Types of investment scams

Cryptocurrency scam

Cryptocurrency scams and fraud are attempts to steal money as well as personal and financial information. Fraudsters will offer you cryptocurrency buy-ins promising a high rate of return in a short period of time. Instead, the victim will lose their investment and sometimes their personal and financial information.2

Not all cryptocurrencies are fraudulent (learn more about that in this article), but they operate independently of a central bank and are often unregulated in Canada. Cryptocurrencies also operate on decentralized networks by design, and their inherent anonymity makes them prime candidates for fraud. Proper storage (digital wallet, cold storage, etc.) and not sharing personal information like private keys becomes critical. The CAFC warns that there isn't the protection from fraud when using cryptocurrencies as there is when using a credit card. It’s also important to note that no government agencies will ever request payment in the form of cryptocurrencies.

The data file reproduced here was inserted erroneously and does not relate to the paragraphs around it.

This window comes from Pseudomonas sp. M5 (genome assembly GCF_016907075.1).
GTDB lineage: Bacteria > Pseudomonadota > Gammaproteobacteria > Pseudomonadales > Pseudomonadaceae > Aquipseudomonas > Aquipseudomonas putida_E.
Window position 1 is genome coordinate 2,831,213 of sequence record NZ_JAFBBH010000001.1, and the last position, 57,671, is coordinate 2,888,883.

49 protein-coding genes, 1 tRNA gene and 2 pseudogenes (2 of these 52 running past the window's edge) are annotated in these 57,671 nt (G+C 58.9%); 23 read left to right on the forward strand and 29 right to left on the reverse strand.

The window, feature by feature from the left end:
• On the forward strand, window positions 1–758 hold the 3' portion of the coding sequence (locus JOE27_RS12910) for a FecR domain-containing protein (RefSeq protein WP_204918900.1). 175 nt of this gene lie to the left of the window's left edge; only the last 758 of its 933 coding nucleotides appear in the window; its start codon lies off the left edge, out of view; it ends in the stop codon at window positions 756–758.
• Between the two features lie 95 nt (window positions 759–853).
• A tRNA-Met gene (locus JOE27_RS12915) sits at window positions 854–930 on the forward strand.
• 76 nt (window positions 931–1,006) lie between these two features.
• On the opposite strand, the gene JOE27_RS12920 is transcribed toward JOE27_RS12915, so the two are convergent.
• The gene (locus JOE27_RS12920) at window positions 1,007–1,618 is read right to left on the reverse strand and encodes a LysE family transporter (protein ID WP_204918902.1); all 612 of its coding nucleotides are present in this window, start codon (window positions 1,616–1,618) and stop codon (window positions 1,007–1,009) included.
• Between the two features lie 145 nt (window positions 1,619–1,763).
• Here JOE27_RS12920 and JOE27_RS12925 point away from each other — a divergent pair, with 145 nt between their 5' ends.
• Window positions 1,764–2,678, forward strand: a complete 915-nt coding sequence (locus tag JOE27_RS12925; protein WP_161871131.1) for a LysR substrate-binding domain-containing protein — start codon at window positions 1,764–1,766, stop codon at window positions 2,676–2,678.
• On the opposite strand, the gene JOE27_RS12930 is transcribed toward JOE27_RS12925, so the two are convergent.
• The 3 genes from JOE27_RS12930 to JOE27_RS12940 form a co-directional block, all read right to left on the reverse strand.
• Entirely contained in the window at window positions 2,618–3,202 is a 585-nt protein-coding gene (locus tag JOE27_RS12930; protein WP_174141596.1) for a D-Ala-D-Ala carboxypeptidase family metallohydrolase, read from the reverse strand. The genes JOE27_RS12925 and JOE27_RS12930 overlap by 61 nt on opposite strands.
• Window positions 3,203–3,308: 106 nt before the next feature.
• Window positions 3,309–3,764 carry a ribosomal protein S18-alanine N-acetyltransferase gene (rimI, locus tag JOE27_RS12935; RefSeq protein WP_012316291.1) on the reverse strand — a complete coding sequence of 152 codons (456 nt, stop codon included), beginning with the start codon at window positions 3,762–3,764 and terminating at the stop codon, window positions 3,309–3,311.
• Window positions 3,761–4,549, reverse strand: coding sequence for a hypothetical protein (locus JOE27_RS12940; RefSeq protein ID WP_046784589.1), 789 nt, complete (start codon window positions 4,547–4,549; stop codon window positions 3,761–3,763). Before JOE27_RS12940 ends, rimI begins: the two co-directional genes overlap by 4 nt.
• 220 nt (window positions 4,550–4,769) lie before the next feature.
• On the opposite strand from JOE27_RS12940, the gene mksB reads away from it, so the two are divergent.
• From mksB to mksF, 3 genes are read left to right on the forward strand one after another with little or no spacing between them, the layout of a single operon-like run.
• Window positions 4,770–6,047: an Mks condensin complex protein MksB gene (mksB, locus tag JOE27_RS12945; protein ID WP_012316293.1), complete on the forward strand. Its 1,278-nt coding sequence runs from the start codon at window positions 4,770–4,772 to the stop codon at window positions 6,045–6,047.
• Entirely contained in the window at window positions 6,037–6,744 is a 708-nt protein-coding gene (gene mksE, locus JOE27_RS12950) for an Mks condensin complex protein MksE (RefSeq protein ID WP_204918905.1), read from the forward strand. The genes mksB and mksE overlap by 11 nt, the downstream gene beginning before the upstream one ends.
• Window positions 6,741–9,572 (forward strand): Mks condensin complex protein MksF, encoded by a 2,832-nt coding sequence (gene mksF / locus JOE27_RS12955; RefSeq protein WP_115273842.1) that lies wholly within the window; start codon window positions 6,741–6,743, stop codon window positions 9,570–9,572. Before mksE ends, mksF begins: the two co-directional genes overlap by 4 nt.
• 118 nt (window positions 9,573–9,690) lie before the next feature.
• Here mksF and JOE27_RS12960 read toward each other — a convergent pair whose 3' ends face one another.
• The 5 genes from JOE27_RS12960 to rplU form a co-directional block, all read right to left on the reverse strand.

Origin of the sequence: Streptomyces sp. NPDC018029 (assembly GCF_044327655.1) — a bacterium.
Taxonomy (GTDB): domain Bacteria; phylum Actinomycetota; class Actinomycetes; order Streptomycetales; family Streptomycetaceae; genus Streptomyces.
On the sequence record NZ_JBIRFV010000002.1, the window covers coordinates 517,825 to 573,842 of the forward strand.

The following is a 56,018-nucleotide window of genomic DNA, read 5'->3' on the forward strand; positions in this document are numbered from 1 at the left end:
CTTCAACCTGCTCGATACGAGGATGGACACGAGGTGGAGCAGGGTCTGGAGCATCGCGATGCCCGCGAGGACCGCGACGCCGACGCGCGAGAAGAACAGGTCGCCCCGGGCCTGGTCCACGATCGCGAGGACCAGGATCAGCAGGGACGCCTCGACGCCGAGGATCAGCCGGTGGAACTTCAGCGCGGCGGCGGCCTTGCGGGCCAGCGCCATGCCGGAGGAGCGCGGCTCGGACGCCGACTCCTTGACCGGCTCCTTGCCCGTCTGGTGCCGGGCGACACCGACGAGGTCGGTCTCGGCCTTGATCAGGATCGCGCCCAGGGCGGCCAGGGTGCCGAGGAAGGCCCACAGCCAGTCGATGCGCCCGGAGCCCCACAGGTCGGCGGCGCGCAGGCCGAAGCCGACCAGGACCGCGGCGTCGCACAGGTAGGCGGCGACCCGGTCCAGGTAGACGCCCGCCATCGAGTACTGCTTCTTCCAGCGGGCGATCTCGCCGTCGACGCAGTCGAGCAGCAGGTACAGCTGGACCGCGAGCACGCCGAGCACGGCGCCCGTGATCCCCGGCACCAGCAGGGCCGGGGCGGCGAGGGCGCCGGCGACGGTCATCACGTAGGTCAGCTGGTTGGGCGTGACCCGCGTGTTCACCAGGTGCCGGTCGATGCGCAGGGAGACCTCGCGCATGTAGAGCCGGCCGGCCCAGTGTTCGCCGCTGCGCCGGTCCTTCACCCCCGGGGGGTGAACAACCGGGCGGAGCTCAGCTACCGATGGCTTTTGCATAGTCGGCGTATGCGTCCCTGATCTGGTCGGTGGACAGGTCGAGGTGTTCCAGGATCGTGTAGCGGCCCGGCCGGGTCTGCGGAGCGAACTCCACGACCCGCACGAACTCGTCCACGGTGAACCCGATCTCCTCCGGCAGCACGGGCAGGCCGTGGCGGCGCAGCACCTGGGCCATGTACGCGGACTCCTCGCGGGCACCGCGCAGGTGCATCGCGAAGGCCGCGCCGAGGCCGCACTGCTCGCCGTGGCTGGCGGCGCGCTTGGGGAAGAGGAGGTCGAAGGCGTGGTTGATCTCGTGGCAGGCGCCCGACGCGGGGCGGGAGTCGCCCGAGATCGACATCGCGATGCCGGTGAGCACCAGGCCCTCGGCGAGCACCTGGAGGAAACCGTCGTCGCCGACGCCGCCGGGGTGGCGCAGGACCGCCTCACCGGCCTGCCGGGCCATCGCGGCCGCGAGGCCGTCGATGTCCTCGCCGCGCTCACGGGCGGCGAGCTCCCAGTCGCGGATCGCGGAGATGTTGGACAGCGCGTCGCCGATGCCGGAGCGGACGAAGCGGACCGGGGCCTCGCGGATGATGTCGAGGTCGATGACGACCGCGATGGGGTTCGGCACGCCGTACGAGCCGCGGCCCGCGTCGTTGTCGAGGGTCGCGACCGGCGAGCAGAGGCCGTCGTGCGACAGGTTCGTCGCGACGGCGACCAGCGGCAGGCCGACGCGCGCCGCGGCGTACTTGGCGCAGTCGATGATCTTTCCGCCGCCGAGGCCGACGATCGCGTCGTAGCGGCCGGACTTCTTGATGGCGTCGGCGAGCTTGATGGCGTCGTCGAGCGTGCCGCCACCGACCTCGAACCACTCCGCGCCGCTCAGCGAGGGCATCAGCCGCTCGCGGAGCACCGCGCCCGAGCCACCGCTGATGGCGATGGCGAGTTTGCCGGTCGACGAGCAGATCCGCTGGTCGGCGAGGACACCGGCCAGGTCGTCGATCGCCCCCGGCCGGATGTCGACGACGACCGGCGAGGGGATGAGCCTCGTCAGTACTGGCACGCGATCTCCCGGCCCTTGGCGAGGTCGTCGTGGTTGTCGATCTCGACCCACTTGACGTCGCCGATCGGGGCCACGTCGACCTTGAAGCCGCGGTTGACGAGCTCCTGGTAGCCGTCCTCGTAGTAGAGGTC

Initial coin offerings and other crypto asset related scams

Crypto assets include cryptocurrencies, blockchain companies, cryptocurrency funds, initial coin offerings (ICOs), initial token offerings (ITOs), and initial exchange offerings (IEOs).3 Although cryptocurrencies are a form of crypto asset, not all crypto assets are cryptocurrencies.